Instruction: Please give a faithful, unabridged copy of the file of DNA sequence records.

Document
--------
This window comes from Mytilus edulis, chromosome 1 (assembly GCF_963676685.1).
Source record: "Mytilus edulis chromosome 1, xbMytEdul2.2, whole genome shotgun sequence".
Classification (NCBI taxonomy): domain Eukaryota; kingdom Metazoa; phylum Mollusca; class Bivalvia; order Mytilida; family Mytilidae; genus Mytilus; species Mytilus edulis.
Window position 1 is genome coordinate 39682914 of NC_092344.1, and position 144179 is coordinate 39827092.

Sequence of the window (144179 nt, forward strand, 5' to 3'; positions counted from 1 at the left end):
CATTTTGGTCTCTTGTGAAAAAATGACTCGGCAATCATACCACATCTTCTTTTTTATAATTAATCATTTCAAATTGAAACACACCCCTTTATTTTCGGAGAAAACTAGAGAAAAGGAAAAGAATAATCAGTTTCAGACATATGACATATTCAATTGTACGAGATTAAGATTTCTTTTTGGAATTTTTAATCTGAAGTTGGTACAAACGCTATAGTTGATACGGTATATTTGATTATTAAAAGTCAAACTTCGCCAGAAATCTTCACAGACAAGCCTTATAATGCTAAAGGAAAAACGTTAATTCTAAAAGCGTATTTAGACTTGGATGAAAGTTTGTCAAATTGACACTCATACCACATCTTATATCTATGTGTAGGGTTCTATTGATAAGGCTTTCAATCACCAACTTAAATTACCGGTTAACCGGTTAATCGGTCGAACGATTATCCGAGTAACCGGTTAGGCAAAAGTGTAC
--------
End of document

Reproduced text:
This window comes from Mytilus edulis, chromosome 1 (assembly GCF_963676685.1).
Source record: "Mytilus edulis chromosome 1, xbMytEdul2.2, whole genome shotgun sequence".
Classification (NCBI taxonomy): domain Eukaryota; kingdom Metazoa; phylum Mollusca; class Bivalvia; order Mytilida; family Mytilidae; genus Mytilus; species Mytilus edulis.
Window position 1 is genome coordinate 39682914 of NC_092344.1, and position 144179 is coordinate 39827092.

Sequence of the window (144179 nt, forward strand, 5' to 3'; positions counted from 1 at the left end):
CATTTTGGTCTCTTGTGAAAAAATGACTCGGCAATCATACCACATCTTCTTTTTTATAATTAATCATTTCAAATTGAAACACACCCCTTTATTTTCGGAGAAAACTAGAGAAAAGGAAAAGAATAATCAGTTTCAGACATATGACATATTCAATTGTACGAGATTAAGATTTCTTTTTGGAATTTTTAATCTGAAGTTGGTACAAACGCTATAGTTGATACGGTATATTTGATTATTAAAAGTCAAACTTCGCCAGAAATCTTCACAGACAAGCCTTATAATGCTAAAGGAAAAACGTTAATTCTAAAAGCGTATTTAGACTTGGATGAAAGTTTGTCAAATTGACACTCATACCACATCTTATATCTATGTGTAGGGTTCTATTGATAAGGCTTTCAATCACCAACTTAAATTACCGGTTAACCGGTTAATCGGTCGAACGATTATCCGAGTAACCGGTTAGGCAAAAGTGTAC